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The Clothes on Their Backs – effortlessly excellent

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Linda Grant’s The Clothes on Their Backs is a wonderful study of a family of Jewish Hungarian immigrants, told from the perspective of Vivien. This inquisitive, bookish girl is the daughter of Ervin and Berta (a pair of timid, cardigan-wearing mice) and the niece of Sándor Kovaks, flamboyant pimp and infamous slum landlord (not to be confused with the real-life Sándor Kovács, a seemingly innocuous academic).

When we meet Vivien she is a middle-aged woman with grown-up daughters whose husband has just died, as has Ervin (Berta has predeceased him). As she clears out her parents West London flat, which was her childhood home, the ghosts of her past are all around her, prompting her to tell us the story of her younger years, which is full of sadness, punctuated by death and quietly, unostentatiously riveting.

Grant’s account of Vivien’s childhood is so atmospheric you almost feel you could reach out and touch the walls of her bedroom. You can hear the stillness in the air, the loneliness of having no one but her parents who jump every time there is a knock at the door. Their secrets are stacked up around them like so many dusty boxes and Berta’s opaque evasiveness is particularly well-written. She is a master at deflecting her daughter’s curious questions, and perhaps Vivien would never have found out anything about her family’s past were it not for a visit by her uncle when she was a child.

Sándor Kovacs, about whom so much has been written in the press, looms large in Vivien’s memory: the man who arrived at her quiet, colourless home in a bright blue suit with a gold bar of Toblerone for her. On his arm was a teenage West Indian girl in a leopard-print hat. Sándor is the man who so upset and enraged the normally timid Ervin that he sent him packing from the doorstep with curses and screams, his Toblerone refused.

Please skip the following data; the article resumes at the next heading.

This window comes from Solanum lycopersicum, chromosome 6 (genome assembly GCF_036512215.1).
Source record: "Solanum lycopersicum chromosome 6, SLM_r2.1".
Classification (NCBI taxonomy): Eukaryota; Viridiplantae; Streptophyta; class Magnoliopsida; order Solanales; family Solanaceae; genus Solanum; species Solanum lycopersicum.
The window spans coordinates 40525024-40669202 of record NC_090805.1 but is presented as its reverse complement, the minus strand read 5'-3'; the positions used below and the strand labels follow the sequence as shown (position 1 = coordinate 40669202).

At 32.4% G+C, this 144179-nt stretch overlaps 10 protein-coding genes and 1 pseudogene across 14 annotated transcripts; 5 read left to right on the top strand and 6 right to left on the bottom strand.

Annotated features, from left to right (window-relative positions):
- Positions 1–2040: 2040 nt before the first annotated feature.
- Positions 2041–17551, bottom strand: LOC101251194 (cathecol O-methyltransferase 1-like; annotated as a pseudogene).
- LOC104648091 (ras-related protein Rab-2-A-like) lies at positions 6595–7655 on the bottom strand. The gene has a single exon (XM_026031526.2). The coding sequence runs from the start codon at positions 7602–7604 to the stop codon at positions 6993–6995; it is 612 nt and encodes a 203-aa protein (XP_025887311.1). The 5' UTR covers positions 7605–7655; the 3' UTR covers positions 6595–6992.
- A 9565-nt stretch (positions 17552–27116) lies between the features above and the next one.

When Vivien she seeks Sándor out again as an adult, at a time when she is struggling painfully to make her way in the world after a string of unfortunate tragedies, it is because she is curious about the wall of terrified silence erected around him by Ervin and guarded faithfully by Berta. When she finds him, it cracks open a whole world of the past she knows nothing about.

Though Ervin and the newspapers she reads in the library, who describe her uncle as ‘the face of evil’, have nothing good to say about Sándor, what Vivien finds is more complicated than a monster. Sándor is a fascinating character – showy, haunted, gregarious, tough and surprisingly loyal – a person as vibrant and brash as his brother is timid and tightly wound. Indeed, it is this dichotomy between the brothers, and their relationship (or lack thereof), that is one of the most interesting features in the book. Sándor is lovable in ways that Ervin is not, and Ervin is noble in ways that Sándor disdains. Neither is wholly good or wholly bad. There is no good or evil here, unless you want to make that judgement for yourself.  Grant isn’t interested in giving you characters that can be summed up in newspaper headlines, and her book is the richer for it.

Viv Groskop in her Guardian review says that the book ‘is so artfully constructed that you barely feel you’re reading it at all’, and that is exactly my view. I felt like I was breathing Viven, like Sándor was a visceral experience; The Clothes on Their Backs feels more like flesh and blood than paper and ink.

I have read a lot of books in my time and consequently I forget a lot of them, even excellent ones. New plots and new characters push out the old ones – but some remain wedged in years after I’ve read them. I wouldn’t be surprised if Sándor, Vivien, Eunice, Berta and Ervin were among them a decade from now.

In my view, the best books are those that can make you mourn people you’ve never met and have you nostalgic for places you’ve never been. Linda Grant’s The Clothes on Their Backs is a brilliant example of this phenomenon, and if you’re looking for a book to engross you completely and effortlessly then I highly recommend it.

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